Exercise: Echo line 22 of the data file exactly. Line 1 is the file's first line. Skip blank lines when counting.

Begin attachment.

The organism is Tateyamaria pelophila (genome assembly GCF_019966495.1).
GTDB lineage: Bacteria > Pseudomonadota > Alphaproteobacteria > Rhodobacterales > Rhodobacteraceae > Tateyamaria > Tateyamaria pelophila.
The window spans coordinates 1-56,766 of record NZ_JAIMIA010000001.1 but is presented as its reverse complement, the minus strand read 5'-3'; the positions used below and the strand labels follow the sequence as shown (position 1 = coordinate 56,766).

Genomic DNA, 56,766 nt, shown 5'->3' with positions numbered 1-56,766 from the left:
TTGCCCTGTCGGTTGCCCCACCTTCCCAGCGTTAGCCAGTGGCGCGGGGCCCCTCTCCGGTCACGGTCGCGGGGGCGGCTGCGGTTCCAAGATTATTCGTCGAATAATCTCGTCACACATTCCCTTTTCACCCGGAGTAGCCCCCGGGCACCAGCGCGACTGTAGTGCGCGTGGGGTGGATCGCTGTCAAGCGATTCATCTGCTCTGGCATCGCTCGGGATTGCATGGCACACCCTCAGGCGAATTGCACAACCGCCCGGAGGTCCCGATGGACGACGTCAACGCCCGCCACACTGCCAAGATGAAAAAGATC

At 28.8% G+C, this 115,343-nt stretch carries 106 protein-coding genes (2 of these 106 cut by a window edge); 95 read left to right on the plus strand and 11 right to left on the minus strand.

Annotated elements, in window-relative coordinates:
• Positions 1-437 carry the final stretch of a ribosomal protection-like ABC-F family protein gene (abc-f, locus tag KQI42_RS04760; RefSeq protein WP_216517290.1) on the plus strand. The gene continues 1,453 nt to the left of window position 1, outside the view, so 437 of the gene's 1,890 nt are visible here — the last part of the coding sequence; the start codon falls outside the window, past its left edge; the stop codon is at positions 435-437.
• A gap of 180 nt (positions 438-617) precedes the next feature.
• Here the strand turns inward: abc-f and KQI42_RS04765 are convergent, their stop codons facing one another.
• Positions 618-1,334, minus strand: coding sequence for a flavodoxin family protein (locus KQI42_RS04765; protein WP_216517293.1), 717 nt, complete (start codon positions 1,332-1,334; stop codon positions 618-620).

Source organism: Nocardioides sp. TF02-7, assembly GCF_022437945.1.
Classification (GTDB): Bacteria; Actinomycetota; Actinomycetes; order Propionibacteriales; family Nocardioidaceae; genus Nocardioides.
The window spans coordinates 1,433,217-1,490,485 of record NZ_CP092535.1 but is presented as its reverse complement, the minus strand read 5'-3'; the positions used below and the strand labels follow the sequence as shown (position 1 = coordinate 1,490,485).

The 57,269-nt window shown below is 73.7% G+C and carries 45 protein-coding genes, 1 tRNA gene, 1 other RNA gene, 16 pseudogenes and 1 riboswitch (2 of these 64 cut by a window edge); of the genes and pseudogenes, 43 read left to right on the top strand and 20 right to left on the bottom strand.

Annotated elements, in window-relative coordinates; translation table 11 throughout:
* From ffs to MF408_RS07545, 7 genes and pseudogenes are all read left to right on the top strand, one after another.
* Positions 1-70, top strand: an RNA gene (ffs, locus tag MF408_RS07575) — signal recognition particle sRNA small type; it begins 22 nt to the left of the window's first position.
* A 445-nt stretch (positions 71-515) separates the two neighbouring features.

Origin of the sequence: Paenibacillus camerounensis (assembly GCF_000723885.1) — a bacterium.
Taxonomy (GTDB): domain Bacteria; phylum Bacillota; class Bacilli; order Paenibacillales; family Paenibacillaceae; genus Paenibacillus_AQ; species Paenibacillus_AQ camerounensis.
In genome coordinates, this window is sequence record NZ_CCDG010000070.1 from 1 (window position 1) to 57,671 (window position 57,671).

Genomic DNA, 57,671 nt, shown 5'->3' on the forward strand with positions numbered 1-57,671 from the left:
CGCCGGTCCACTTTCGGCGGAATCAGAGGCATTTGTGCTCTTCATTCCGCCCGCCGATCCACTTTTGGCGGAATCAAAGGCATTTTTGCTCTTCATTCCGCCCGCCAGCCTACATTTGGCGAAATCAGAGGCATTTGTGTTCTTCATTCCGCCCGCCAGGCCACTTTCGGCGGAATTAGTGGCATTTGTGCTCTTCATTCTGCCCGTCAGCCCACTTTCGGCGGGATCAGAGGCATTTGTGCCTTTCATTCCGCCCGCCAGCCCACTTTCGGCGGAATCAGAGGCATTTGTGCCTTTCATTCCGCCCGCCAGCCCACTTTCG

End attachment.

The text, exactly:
In genome coordinates, this window is sequence record NZ_CCDG010000070.1 from 1 (window position 1) to 57,671 (window position 57,671).